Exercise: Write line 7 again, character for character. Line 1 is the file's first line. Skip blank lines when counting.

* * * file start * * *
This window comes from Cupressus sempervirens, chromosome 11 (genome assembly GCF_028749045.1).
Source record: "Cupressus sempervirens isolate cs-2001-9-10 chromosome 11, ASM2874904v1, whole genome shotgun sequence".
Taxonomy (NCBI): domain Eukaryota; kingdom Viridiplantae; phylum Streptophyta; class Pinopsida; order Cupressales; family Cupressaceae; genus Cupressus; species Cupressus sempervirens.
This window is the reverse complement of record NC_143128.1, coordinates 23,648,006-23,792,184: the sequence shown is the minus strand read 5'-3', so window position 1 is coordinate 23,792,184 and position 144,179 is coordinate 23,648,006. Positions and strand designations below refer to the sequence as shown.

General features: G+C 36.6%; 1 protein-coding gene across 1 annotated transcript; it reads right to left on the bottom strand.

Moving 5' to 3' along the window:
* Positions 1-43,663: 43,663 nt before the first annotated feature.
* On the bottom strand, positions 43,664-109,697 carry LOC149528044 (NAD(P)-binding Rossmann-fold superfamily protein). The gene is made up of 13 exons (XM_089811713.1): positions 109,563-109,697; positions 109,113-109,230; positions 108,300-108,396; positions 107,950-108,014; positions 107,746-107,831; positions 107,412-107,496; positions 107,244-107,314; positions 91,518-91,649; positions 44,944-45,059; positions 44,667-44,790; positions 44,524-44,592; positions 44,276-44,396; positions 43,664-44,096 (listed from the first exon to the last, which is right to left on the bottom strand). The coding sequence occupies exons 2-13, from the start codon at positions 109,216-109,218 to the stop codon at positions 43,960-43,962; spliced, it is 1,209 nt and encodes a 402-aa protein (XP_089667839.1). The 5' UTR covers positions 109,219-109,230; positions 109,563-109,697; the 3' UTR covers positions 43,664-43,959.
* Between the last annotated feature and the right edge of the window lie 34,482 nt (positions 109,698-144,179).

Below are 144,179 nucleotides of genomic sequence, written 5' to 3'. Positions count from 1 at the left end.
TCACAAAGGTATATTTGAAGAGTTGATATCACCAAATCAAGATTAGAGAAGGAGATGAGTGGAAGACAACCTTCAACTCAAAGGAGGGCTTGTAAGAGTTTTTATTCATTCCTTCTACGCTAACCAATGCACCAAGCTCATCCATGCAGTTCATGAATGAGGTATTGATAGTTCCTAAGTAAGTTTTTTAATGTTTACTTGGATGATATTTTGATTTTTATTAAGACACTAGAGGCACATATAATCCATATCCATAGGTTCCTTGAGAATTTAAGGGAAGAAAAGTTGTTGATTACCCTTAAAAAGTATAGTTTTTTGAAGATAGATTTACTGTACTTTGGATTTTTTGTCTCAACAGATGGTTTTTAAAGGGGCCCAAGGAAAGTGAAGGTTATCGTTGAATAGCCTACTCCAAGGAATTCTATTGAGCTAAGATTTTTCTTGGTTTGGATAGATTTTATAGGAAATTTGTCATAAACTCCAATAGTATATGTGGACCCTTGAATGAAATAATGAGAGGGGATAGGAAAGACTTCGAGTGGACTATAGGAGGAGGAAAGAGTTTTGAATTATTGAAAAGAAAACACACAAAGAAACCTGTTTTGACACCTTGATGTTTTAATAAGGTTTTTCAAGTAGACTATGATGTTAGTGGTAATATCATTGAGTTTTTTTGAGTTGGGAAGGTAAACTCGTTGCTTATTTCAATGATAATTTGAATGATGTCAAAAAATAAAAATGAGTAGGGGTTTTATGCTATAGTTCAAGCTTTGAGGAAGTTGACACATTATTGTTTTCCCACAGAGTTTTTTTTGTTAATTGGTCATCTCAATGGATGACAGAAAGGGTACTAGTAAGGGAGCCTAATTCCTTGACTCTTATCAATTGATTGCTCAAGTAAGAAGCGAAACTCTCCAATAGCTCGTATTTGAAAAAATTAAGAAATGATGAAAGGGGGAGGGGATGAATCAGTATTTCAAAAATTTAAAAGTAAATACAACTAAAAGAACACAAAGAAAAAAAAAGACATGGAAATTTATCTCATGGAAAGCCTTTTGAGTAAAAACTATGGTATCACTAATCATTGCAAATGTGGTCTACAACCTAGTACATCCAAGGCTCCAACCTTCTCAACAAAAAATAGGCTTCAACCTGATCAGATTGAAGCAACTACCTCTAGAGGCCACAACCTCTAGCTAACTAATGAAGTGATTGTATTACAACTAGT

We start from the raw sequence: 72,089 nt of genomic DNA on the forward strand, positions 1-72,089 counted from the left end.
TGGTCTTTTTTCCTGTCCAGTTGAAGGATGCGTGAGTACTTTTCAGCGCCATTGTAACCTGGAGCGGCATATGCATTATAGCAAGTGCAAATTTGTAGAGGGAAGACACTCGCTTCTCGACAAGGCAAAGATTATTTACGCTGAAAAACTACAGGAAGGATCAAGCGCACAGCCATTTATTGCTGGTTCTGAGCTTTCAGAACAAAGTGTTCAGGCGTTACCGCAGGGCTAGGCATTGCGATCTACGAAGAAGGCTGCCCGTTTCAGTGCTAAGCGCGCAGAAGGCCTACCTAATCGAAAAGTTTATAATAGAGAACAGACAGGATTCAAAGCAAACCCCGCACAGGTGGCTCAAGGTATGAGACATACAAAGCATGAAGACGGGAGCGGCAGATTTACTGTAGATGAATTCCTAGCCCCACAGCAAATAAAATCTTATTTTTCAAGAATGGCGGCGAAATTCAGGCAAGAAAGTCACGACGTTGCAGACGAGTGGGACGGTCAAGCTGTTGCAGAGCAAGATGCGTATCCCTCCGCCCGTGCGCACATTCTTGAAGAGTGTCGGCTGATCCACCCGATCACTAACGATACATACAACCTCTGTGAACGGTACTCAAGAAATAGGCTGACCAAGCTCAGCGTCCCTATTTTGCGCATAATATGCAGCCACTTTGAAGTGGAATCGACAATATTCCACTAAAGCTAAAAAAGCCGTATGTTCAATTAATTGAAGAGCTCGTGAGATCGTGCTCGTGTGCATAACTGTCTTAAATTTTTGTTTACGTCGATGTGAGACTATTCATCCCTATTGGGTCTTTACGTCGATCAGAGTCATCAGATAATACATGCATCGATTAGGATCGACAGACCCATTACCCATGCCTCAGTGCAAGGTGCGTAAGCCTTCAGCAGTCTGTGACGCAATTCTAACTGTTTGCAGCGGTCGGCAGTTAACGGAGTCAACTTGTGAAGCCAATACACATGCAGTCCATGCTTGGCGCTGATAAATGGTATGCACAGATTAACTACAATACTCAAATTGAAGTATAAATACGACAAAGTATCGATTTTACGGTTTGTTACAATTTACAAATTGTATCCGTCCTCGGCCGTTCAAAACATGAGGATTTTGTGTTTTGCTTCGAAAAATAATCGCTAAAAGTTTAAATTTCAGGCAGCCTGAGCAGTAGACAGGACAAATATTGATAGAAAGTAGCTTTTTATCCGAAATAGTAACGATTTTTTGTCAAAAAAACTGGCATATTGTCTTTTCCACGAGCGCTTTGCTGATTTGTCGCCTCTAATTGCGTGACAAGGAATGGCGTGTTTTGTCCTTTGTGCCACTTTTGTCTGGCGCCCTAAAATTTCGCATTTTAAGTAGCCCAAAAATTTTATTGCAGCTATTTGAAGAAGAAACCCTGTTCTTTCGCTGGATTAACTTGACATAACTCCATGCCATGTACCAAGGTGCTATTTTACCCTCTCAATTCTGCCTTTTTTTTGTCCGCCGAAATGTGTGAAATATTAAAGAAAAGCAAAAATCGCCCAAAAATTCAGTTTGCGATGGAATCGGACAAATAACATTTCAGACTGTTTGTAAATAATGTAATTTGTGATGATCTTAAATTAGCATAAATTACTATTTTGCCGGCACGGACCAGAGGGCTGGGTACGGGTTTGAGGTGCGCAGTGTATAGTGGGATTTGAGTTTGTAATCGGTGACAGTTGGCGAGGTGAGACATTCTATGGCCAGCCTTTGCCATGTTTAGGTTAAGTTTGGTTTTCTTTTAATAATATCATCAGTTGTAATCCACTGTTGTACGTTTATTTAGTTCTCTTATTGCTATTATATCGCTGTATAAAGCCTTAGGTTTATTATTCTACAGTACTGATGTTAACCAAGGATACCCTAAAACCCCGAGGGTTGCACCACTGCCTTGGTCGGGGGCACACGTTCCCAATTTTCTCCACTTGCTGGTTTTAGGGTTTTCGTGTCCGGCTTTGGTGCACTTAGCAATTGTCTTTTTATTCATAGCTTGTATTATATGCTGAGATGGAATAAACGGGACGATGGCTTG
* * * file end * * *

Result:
* Positions 1-43,663: 43,663 nt before the first annotated feature.